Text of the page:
Ahead of next week's Global Genes Patient Advocacy Summit, we've been reflecting on the different patient groups and disease areas the crowd has been challenged to work on over the years.
The ability to focus the crowd's attention upon a specific, unaddressed problem lends itself extremely well to rare diseases, which often struggle to attract the attention and brainpower needed to make real strides. Two particularly notable programs:
- National PKU Alliance heard patients ask for an at-home testing device that would greatly improve quality of care. In the absence of the market providing a solution, NPKUA is crowdsourcing its development through a series of challenges, as Executive Director Christine Brown outlines in this webinar.
- Frustrated with the research obstacles created by the absence of a known biomarker, Prize4Life challenged the crowd to propose new biomarkers for ALS, ultimately awarding $1 million. In the words of Chief Scientific Officer Melanie Leitner, "Working with InnoCentive expanded our reach to new minds around the world, which would have been inaccessible without this partnership. When we launched what we thought was a neuroscience Challenge we certainly didn't expect some of the most exciting ideas to come from the fields of dermatology, chemistry, and plant biology and yet that's what happened. InnoCentive's Solver network is unparalleled."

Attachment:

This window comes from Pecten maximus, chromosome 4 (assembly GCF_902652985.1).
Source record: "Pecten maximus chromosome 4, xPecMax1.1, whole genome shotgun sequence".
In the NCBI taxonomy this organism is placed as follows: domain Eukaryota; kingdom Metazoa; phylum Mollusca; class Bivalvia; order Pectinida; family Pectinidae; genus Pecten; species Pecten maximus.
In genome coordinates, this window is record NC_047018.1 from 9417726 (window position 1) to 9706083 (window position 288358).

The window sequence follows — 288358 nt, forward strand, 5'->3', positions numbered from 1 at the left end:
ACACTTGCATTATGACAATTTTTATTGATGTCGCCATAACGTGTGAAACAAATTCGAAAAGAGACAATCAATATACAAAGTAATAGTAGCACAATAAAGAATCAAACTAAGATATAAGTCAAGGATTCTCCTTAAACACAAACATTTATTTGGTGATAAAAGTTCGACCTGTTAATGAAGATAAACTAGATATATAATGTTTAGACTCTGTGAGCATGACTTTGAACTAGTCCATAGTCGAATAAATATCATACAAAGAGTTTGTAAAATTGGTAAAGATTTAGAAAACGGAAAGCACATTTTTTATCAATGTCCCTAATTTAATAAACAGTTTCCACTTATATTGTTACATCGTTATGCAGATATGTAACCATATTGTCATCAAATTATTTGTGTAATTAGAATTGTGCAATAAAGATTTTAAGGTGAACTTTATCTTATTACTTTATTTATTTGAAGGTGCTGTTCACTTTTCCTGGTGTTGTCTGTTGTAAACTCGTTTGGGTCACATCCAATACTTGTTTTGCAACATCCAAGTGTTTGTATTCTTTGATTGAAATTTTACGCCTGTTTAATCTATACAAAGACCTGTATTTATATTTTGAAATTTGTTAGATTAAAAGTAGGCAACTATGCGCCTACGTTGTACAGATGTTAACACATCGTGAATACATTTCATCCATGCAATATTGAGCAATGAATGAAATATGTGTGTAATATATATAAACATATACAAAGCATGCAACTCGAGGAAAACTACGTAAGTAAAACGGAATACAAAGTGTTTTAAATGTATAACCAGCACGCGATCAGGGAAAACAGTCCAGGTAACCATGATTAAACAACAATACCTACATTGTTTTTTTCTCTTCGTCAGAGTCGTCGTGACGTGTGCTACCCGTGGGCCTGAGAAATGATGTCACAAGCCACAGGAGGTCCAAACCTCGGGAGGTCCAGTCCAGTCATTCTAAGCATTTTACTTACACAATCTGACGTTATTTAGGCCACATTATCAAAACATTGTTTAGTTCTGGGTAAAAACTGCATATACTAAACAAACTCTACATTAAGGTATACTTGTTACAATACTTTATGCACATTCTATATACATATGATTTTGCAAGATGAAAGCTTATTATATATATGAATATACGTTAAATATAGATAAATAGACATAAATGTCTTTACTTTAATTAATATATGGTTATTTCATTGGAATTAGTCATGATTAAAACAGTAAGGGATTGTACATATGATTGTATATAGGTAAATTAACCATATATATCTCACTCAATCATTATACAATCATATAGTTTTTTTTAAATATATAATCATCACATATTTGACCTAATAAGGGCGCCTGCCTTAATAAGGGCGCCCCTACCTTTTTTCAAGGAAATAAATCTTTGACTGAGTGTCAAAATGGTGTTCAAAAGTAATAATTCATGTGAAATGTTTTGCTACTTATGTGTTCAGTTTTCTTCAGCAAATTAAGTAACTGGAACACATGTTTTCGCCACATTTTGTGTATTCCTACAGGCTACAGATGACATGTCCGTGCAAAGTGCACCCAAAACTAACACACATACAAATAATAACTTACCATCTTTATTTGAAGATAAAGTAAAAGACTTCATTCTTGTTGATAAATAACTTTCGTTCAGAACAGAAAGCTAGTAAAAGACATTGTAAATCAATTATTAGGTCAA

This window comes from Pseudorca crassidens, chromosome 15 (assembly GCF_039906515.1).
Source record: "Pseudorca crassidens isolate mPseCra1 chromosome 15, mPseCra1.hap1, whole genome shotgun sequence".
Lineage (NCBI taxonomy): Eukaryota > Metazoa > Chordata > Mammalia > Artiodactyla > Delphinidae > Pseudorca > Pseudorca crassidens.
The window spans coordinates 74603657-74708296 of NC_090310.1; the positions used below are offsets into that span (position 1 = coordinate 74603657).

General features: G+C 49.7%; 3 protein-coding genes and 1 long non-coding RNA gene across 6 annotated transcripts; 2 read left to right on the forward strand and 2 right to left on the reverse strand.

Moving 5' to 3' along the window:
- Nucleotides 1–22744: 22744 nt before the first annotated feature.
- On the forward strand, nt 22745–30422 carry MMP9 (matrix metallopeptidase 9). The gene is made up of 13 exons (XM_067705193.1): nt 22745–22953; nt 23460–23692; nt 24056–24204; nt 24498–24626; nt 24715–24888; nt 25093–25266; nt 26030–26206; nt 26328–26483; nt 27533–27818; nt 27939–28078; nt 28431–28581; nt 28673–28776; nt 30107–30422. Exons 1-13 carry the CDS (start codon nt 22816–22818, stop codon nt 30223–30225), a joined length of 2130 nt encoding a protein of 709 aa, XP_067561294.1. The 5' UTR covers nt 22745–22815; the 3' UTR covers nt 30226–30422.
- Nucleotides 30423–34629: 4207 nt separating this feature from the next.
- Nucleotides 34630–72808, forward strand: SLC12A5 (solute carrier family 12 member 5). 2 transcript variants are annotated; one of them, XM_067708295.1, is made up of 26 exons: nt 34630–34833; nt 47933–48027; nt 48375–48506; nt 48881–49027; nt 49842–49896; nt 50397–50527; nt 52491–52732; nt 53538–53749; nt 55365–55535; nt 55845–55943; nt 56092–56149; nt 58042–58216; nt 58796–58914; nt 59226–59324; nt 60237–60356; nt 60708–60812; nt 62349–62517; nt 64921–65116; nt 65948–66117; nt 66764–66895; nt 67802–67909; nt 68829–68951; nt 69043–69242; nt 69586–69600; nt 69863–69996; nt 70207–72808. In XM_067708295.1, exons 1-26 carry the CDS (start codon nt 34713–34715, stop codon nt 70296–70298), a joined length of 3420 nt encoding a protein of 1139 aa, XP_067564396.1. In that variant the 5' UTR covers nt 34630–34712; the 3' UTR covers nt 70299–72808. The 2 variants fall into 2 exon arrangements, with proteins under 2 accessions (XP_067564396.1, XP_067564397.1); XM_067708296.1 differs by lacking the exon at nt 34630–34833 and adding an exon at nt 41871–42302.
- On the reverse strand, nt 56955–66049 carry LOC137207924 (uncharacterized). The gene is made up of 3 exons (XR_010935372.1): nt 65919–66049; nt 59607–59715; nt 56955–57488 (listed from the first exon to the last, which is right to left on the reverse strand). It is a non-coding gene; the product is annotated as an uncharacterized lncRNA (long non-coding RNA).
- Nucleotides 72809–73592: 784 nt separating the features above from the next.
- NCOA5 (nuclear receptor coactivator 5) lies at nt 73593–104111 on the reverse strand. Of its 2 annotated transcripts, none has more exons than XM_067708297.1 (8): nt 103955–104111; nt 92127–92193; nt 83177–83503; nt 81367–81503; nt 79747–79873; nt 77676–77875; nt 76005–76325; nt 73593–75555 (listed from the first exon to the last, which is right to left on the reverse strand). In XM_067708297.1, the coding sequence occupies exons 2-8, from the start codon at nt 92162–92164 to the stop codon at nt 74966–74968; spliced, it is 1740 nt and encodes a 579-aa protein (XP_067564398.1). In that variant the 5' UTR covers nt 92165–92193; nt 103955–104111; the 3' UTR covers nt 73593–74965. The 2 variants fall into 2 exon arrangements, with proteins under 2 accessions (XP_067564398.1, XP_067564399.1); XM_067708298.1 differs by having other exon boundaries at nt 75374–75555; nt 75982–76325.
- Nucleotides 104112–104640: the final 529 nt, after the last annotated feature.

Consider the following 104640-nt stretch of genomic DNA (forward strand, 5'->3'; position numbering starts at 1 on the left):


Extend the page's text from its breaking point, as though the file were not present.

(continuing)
But even more common diseases that receive a greater share of funding and are the focus of many researchers and projects can use some outside perspective from time to time, as the following programs illustrate:
- Harvard Catalyst tapped into the crowd to answer an unusual question: What do we not know to cure diabetes? By crowdsourcing the identification of missing puzzle pieces, Harvard Catalyst got a clear idea of what type of research they should fund going forward, as they described in this reflection.
- In the case of Alzheimer's, the Geoffrey Beene Foundation Alzheimer's Initiative identified a lack of attention on the question of male/female differences in how the brain processes the disease, and called on the crowd to propose hypotheses, some of which were funded for further investigation.
- Earlier this year, the Epilepsy Foundation turned to the crowd with a communication challenge, seeking advocacy campaign ideas for SUDEP (sudden unexpected death in epilepsy). Solvers participated in great numbers, with some of the winners sharing personal connections to the disease.
We're looking forward to meeting more passionate disease champions at Global Genes' Patient Advocacy Summit next week, and will be keeping an eye out for research and advocacy related problems that the crowd can tackle.
VP Business Development Siobhán Gibney Gomis leads the nonprofit practice at InnoCentive.
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